One reason that comes to mind: People whose jobs involve “heroism” also carry that mindset when they aren’t on the job. This may not actually be true – I can’t tell you whether people with heroic jobs are heroes at other times – but it seems possible. Searching Google News for the phrase “off-duty cop” brings up plenty of examples. I’m guessing the same would be true for medical professionals, though “off-duty nurse” isn’t yet part of the lexicon.
Most of us don’t have ‘heroic jobs’. But that doesn’t mean we shouldn’t pay careful attention to our surroundings, learn CPR, or even chase down purse-snatchers if we happen to be fast runners. The overarching trait that unites these behaviors is what some of my friends call “agentiness”, which is the habit of noticing when you wish “someone” would do “something” and then becoming the “someone” and doing that “something” yourself.
Train your empathy: As I mentioned before, empathy is a biased feeling: Most of us tend to empathize more with people we know or people who are similar to us. This opens up the risk that our heroism will also be biased – that we won’t exert effort unless we happen to feel empathy.
Thinking of yourself as a hero – someone for whom doing the right thing is a job – is one way to bypass this risk. Another way is to expand your circle of empathy by making an active effort to learn about and take seriously the lives of “outsiders”. For the average Applied Sentience reader, that could mean reading blogs written by Mormon housewives or articles on Republican news sites. For anyone living in the developed world, it could mean reading The Kojo Story or watching movies set in places you’d be scared to visit. (City of God is a good start.)
Not that there’s any need to distinguish between people who are and aren’t “similar” to you. One trick that I’ve tried with some success: As I read, I mentally replace words like “Texans” or “gang members” or “Nepalese” with “human beings” or “men and women”. Applied Sentience is a humanist blog for a reason: Anyone reading this has something enormous in common with 7.1 billion other people. And those are the only people anywhere. How can we not feel some desire to protect those people, to stop them from suffering, even if we don’t know them personally?
Don’t be embarrassed: The simplest obstacle to acting with heroic responsibility might be simple embarrassment. Breaking up an interaction between two strangers at a party is weird. Calling 911 is sort of weird, even, which is why people often fail to do it in a crowd; who wants to be the first to move? Won’t someone else eventually help? (This is called “diffusion of responsibility”, and it’s the opposite of “heroic responsibility”.)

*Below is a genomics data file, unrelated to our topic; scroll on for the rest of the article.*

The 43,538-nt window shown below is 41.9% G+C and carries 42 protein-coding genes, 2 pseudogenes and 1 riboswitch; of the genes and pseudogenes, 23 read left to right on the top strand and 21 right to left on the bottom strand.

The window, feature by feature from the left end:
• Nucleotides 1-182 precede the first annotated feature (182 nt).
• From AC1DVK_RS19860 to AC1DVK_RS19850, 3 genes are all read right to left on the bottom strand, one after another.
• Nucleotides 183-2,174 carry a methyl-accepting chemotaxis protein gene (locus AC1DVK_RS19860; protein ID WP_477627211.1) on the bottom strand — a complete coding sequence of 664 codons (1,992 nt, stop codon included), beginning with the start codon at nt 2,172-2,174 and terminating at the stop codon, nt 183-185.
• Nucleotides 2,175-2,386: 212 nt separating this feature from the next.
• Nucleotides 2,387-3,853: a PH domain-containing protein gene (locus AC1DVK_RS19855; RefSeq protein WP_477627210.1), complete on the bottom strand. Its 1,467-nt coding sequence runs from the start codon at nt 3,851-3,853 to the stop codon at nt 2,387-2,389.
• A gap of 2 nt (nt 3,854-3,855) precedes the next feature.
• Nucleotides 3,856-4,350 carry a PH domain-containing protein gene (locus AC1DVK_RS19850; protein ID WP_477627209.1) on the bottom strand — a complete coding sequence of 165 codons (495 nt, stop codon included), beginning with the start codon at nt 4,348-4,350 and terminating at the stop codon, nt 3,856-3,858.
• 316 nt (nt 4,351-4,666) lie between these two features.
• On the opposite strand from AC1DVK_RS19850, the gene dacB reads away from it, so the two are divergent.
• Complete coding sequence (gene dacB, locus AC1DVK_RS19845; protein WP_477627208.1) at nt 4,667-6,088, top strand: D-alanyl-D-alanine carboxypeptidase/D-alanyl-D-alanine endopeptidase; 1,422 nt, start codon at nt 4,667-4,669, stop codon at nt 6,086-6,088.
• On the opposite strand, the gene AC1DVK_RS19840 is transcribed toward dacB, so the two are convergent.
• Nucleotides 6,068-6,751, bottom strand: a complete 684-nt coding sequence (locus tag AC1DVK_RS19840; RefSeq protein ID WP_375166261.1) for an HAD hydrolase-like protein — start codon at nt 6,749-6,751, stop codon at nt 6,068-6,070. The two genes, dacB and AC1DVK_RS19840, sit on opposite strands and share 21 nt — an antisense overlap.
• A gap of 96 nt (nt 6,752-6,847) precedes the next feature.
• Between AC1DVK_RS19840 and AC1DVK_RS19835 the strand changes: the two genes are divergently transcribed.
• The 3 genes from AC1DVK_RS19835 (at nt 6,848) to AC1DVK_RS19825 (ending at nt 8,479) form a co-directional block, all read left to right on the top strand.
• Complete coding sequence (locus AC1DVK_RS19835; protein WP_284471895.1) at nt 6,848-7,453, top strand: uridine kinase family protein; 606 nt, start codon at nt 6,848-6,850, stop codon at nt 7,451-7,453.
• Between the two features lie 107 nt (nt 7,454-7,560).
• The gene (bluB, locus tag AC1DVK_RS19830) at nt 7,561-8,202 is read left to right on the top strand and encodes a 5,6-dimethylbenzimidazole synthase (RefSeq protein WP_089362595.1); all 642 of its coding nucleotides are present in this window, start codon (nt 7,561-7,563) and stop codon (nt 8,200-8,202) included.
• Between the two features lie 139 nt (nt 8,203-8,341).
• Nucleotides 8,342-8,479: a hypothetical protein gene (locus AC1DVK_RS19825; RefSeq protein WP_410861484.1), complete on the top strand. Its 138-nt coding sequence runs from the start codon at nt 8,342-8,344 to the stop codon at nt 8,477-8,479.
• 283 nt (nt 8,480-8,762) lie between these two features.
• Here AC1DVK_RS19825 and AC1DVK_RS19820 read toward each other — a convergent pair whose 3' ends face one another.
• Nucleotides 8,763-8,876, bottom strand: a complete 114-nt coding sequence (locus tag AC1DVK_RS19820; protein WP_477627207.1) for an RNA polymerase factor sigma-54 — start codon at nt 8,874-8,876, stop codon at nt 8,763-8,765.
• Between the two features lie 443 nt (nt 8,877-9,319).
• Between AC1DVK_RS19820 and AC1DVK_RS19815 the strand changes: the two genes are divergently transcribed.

How can we learn to not be quite so embarrassed? Fortunately, I’ve actually read a few books about this question that I can recommend:
- The Flinch takes readers through a series of uncomfortable exercises (for instance, standing the wrong way in an elevator) meant to weaken the part of us that clinches up with fear in awkward situations.
- The Charisma Myth, in which the rejected “myth” is that charisma can’t be taught. There are many ways not to be embarrassed, and acting charismatic seems to be a good one. (People who act charismatic tend to feel that way, too.)
For me, “heroic responsibility” is the idea that helps me take my own values seriously. After all, I claim to believe that all people are of equal worth, and that suffering should be avoided in most circumstances. But what good are these beliefs if I’m not prepared to act upon them and stop bad things from happening when the chance arises?
Anyway, if you liked this article, I wish you the best of luck in being heroic. The world may need more empathy, but it certainly needs more heroes.
Julia Wise writes about one of the first American abolitionists, whose embarrassing behavior (trying to pay his friends’ slaves when they served his dinner) annoyed many of the people he knew. But his well-developed sense of heroic responsibility eventually helped him save a lot of people from slavery.
George Tilton writes about Clair Patterson, whose heroic responsibility led him to wage a one-man war on the lead industry after discovering horrible evidence about what lead in gasoline (and paint, and food) was doing to the human race. The lead part of the story begins on page 9.
And finally, a discussion of the limitations and flaws of heroic responsibility. There is a downside to not trusting other people to do the right thing.